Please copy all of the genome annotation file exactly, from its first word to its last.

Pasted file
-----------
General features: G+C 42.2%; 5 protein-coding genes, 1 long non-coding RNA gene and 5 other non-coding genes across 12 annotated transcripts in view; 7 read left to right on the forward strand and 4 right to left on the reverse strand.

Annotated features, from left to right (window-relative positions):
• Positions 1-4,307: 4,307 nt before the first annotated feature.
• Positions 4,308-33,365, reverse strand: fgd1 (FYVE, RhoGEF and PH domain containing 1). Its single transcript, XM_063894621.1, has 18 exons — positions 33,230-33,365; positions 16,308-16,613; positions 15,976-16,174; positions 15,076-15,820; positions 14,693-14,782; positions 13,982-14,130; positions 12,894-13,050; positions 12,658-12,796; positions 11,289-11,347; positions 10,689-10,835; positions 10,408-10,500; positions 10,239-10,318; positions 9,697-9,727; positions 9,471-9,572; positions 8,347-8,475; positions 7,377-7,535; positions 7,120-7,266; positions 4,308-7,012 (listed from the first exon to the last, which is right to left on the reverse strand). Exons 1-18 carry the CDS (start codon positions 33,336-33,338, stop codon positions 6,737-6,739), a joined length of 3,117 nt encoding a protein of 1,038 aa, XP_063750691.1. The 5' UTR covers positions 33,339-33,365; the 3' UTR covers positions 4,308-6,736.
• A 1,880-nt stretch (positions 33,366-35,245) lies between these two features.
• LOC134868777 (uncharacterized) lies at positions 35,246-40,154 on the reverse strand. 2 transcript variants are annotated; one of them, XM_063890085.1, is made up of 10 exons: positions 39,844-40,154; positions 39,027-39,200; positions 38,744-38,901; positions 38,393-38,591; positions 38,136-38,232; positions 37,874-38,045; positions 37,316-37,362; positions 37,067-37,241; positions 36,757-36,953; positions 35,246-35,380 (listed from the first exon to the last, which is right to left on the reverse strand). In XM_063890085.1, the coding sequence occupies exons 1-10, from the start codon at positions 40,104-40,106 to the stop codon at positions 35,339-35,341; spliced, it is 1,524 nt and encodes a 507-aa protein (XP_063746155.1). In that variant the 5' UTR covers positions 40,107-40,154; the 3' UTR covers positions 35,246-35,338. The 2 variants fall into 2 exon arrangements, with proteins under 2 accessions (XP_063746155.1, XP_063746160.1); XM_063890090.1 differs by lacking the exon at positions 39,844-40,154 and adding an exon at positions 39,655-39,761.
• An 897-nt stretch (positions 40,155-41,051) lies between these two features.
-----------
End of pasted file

General features: G+C 42.2%; 5 protein-coding genes, 1 long non-coding RNA gene and 5 other non-coding genes across 12 annotated transcripts in view; 7 read left to right on the forward strand and 4 right to left on the reverse strand.

Annotated features, from left to right (window-relative positions):
• Positions 1-4,307: 4,307 nt before the first annotated feature.
• Positions 4,308-33,365, reverse strand: fgd1 (FYVE, RhoGEF and PH domain containing 1). Its single transcript, XM_063894621.1, has 18 exons — positions 33,230-33,365; positions 16,308-16,613; positions 15,976-16,174; positions 15,076-15,820; positions 14,693-14,782; positions 13,982-14,130; positions 12,894-13,050; positions 12,658-12,796; positions 11,289-11,347; positions 10,689-10,835; positions 10,408-10,500; positions 10,239-10,318; positions 9,697-9,727; positions 9,471-9,572; positions 8,347-8,475; positions 7,377-7,535; positions 7,120-7,266; positions 4,308-7,012 (listed from the first exon to the last, which is right to left on the reverse strand). Exons 1-18 carry the CDS (start codon positions 33,336-33,338, stop codon positions 6,737-6,739), a joined length of 3,117 nt encoding a protein of 1,038 aa, XP_063750691.1. The 5' UTR covers positions 33,339-33,365; the 3' UTR covers positions 4,308-6,736.
• A 1,880-nt stretch (positions 33,366-35,245) lies between these two features.
• LOC134868777 (uncharacterized) lies at positions 35,246-40,154 on the reverse strand. 2 transcript variants are annotated; one of them, XM_063890085.1, is made up of 10 exons: positions 39,844-40,154; positions 39,027-39,200; positions 38,744-38,901; positions 38,393-38,591; positions 38,136-38,232; positions 37,874-38,045; positions 37,316-37,362; positions 37,067-37,241; positions 36,757-36,953; positions 35,246-35,380 (listed from the first exon to the last, which is right to left on the reverse strand). In XM_063890085.1, the coding sequence occupies exons 1-10, from the start codon at positions 40,104-40,106 to the stop codon at positions 35,339-35,341; spliced, it is 1,524 nt and encodes a 507-aa protein (XP_063746155.1). In that variant the 5' UTR covers positions 40,107-40,154; the 3' UTR covers positions 35,246-35,338. The 2 variants fall into 2 exon arrangements, with proteins under 2 accessions (XP_063746155.1, XP_063746160.1); XM_063890090.1 differs by lacking the exon at positions 39,844-40,154 and adding an exon at positions 39,655-39,761.
• An 897-nt stretch (positions 40,155-41,051) lies between these two features.